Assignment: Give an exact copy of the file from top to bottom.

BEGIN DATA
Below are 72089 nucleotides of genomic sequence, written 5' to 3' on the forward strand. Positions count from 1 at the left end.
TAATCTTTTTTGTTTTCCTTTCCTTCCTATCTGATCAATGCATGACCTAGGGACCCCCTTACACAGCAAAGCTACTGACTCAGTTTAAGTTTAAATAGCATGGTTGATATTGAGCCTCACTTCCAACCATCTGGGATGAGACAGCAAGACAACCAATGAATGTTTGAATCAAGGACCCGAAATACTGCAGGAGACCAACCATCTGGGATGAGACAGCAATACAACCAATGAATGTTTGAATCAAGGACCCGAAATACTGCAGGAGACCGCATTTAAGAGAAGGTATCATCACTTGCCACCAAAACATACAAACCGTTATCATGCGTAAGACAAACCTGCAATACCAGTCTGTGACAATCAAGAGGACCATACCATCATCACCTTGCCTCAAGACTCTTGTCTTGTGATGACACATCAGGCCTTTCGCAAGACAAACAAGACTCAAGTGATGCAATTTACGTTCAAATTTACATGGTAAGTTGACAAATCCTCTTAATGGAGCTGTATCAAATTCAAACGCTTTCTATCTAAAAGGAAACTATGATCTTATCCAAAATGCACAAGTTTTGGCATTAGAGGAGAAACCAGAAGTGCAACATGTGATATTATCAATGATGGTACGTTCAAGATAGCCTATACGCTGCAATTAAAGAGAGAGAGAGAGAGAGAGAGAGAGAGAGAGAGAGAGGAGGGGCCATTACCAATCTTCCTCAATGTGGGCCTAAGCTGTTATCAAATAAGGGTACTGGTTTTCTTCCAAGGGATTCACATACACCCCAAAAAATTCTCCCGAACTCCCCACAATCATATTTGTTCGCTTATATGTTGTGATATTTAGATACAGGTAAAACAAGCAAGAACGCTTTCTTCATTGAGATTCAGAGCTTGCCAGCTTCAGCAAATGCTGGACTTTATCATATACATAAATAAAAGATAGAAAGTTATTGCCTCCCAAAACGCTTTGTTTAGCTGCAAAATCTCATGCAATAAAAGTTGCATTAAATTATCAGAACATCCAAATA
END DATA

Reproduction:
Below are 72089 nucleotides of genomic sequence, written 5' to 3' on the forward strand. Positions count from 1 at the left end.
TAATCTTTTTTGTTTTCCTTTCCTTCCTATCTGATCAATGCATGACCTAGGGACCCCCTTACACAGCAAAGCTACTGACTCAGTTTAAGTTTAAATAGCATGGTTGATATTGAGCCTCACTTCCAACCATCTGGGATGAGACAGCAAGACAACCAATGAATGTTTGAATCAAGGACCCGAAATACTGCAGGAGACCAACCATCTGGGATGAGACAGCAATACAACCAATGAATGTTTGAATCAAGGACCCGAAATACTGCAGGAGACCGCATTTAAGAGAAGGTATCATCACTTGCCACCAAAACATACAAACCGTTATCATGCGTAAGACAAACCTGCAATACCAGTCTGTGACAATCAAGAGGACCATACCATCATCACCTTGCCTCAAGACTCTTGTCTTGTGATGACACATCAGGCCTTTCGCAAGACAAACAAGACTCAAGTGATGCAATTTACGTTCAAATTTACATGGTAAGTTGACAAATCCTCTTAATGGAGCTGTATCAAATTCAAACGCTTTCTATCTAAAAGGAAACTATGATCTTATCCAAAATGCACAAGTTTTGGCATTAGAGGAGAAACCAGAAGTGCAACATGTGATATTATCAATGATGGTACGTTCAAGATAGCCTATACGCTGCAATTAAAGAGAGAGAGAGAGAGAGAGAGAGAGAGAGAGAGAGAGGAGGGGCCATTACCAATCTTCCTCAATGTGGGCCTAAGCTGTTATCAAATAAGGGTACTGGTTTTCTTCCAAGGGATTCACATACACCCCAAAAAATTCTCCCGAACTCCCCACAATCATATTTGTTCGCTTATATGTTGTGATATTTAGATACAGGTAAAACAAGCAAGAACGCTTTCTTCATTGAGATTCAGAGCTTGCCAGCTTCAGCAAATGCTGGACTTTATCATATACATAAATAAAAGATAGAAAGTTATTGCCTCCCAAAACGCTTTGTTTAGCTGCAAAATCTCATGCAATAAAAGTTGCATTAAATTATCAGAACATCCAAATA